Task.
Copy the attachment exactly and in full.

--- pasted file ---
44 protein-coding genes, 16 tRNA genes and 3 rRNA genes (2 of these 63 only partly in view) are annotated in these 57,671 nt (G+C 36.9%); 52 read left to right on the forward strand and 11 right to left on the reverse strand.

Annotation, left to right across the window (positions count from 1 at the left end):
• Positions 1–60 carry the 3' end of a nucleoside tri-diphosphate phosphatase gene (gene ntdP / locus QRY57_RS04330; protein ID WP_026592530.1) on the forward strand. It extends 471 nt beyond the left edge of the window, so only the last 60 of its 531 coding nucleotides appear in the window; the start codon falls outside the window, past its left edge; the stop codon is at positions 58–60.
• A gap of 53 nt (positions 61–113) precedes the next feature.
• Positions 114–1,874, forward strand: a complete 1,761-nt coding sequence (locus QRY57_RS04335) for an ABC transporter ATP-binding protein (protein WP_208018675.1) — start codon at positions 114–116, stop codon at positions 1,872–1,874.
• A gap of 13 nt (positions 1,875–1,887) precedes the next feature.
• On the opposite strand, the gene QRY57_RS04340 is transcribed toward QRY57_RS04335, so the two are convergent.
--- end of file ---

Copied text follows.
44 protein-coding genes, 16 tRNA genes and 3 rRNA genes (2 of these 63 only partly in view) are annotated in these 57,671 nt (G+C 36.9%); 52 read left to right on the forward strand and 11 right to left on the reverse strand.

Annotation, left to right across the window (positions count from 1 at the left end):
• Positions 1–60 carry the 3' end of a nucleoside tri-diphosphate phosphatase gene (gene ntdP / locus QRY57_RS04330; protein ID WP_026592530.1) on the forward strand. It extends 471 nt beyond the left edge of the window, so only the last 60 of its 531 coding nucleotides appear in the window; the start codon falls outside the window, past its left edge; the stop codon is at positions 58–60.
• A gap of 53 nt (positions 61–113) precedes the next feature.
• Positions 114–1,874, forward strand: a complete 1,761-nt coding sequence (locus QRY57_RS04335) for an ABC transporter ATP-binding protein (protein WP_208018675.1) — start codon at positions 114–116, stop codon at positions 1,872–1,874.
• A gap of 13 nt (positions 1,875–1,887) precedes the next feature.
• On the opposite strand, the gene QRY57_RS04340 is transcribed toward QRY57_RS04335, so the two are convergent.